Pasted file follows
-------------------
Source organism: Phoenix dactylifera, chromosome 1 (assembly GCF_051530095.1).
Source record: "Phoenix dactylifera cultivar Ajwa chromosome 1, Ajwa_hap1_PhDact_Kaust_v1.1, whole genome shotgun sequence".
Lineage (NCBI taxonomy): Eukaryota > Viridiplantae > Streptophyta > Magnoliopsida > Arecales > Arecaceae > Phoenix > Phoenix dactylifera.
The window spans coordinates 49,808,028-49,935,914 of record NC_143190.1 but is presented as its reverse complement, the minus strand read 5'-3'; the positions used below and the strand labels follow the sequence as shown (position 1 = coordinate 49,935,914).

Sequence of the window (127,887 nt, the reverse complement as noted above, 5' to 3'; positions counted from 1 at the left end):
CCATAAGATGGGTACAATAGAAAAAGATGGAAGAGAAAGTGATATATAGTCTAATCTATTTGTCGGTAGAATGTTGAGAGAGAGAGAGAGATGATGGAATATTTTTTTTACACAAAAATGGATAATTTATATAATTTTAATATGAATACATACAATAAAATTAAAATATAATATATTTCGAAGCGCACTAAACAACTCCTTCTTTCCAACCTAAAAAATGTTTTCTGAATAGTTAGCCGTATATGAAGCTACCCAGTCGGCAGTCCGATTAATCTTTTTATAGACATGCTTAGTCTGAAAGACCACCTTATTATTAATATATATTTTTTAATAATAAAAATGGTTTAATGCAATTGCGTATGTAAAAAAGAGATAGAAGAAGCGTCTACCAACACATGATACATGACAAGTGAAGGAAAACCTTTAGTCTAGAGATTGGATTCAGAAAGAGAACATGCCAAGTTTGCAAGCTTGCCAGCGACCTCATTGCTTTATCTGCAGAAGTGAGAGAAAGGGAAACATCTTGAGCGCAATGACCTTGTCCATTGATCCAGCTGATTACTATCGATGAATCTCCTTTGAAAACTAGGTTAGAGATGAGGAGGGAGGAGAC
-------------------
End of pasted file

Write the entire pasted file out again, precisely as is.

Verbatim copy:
Source organism: Phoenix dactylifera, chromosome 1 (assembly GCF_051530095.1).
Source record: "Phoenix dactylifera cultivar Ajwa chromosome 1, Ajwa_hap1_PhDact_Kaust_v1.1, whole genome shotgun sequence".
Lineage (NCBI taxonomy): Eukaryota > Viridiplantae > Streptophyta > Magnoliopsida > Arecales > Arecaceae > Phoenix > Phoenix dactylifera.
The window spans coordinates 49,808,028-49,935,914 of record NC_143190.1 but is presented as its reverse complement, the minus strand read 5'-3'; the positions used below and the strand labels follow the sequence as shown (position 1 = coordinate 49,935,914).

Sequence of the window (127,887 nt, the reverse complement as noted above, 5' to 3'; positions counted from 1 at the left end):
CCATAAGATGGGTACAATAGAAAAAGATGGAAGAGAAAGTGATATATAGTCTAATCTATTTGTCGGTAGAATGTTGAGAGAGAGAGAGAGATGATGGAATATTTTTTTTACACAAAAATGGATAATTTATATAATTTTAATATGAATACATACAATAAAATTAAAATATAATATATTTCGAAGCGCACTAAACAACTCCTTCTTTCCAACCTAAAAAATGTTTTCTGAATAGTTAGCCGTATATGAAGCTACCCAGTCGGCAGTCCGATTAATCTTTTTATAGACATGCTTAGTCTGAAAGACCACCTTATTATTAATATATATTTTTTAATAATAAAAATGGTTTAATGCAATTGCGTATGTAAAAAAGAGATAGAAGAAGCGTCTACCAACACATGATACATGACAAGTGAAGGAAAACCTTTAGTCTAGAGATTGGATTCAGAAAGAGAACATGCCAAGTTTGCAAGCTTGCCAGCGACCTCATTGCTTTATCTGCAGAAGTGAGAGAAAGGGAAACATCTTGAGCGCAATGACCTTGTCCATTGATCCAGCTGATTACTATCGATGAATCTCCTTTGAAAACTAGGTTAGAGATGAGGAGGGAGGAGAC